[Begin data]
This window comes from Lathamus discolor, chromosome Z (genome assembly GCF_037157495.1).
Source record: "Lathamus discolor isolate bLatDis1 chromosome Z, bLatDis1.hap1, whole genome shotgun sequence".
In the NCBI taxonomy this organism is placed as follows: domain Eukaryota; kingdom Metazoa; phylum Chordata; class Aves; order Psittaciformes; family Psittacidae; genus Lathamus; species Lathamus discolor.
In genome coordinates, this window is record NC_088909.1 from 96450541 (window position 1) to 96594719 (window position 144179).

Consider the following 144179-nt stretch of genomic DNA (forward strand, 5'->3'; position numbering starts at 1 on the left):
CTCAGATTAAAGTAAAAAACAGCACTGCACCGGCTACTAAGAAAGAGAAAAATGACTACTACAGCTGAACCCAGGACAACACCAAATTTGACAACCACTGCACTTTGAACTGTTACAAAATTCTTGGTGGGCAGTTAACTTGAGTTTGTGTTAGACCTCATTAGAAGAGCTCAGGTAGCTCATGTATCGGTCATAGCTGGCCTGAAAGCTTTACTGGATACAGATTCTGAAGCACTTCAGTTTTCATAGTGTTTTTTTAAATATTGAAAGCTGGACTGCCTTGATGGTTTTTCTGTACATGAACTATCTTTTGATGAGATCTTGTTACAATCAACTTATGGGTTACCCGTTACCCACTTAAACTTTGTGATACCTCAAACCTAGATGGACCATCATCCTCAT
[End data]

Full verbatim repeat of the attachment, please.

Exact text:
This window comes from Lathamus discolor, chromosome Z (genome assembly GCF_037157495.1).
Source record: "Lathamus discolor isolate bLatDis1 chromosome Z, bLatDis1.hap1, whole genome shotgun sequence".
In the NCBI taxonomy this organism is placed as follows: domain Eukaryota; kingdom Metazoa; phylum Chordata; class Aves; order Psittaciformes; family Psittacidae; genus Lathamus; species Lathamus discolor.
In genome coordinates, this window is record NC_088909.1 from 96450541 (window position 1) to 96594719 (window position 144179).

Consider the following 144179-nt stretch of genomic DNA (forward strand, 5'->3'; position numbering starts at 1 on the left):
CTCAGATTAAAGTAAAAAACAGCACTGCACCGGCTACTAAGAAAGAGAAAAATGACTACTACAGCTGAACCCAGGACAACACCAAATTTGACAACCACTGCACTTTGAACTGTTACAAAATTCTTGGTGGGCAGTTAACTTGAGTTTGTGTTAGACCTCATTAGAAGAGCTCAGGTAGCTCATGTATCGGTCATAGCTGGCCTGAAAGCTTTACTGGATACAGATTCTGAAGCACTTCAGTTTTCATAGTGTTTTTTTAAATATTGAAAGCTGGACTGCCTTGATGGTTTTTCTGTACATGAACTATCTTTTGATGAGATCTTGTTACAATCAACTTATGGGTTACCCGTTACCCACTTAAACTTTGTGATACCTCAAACCTAGATGGACCATCATCCTCAT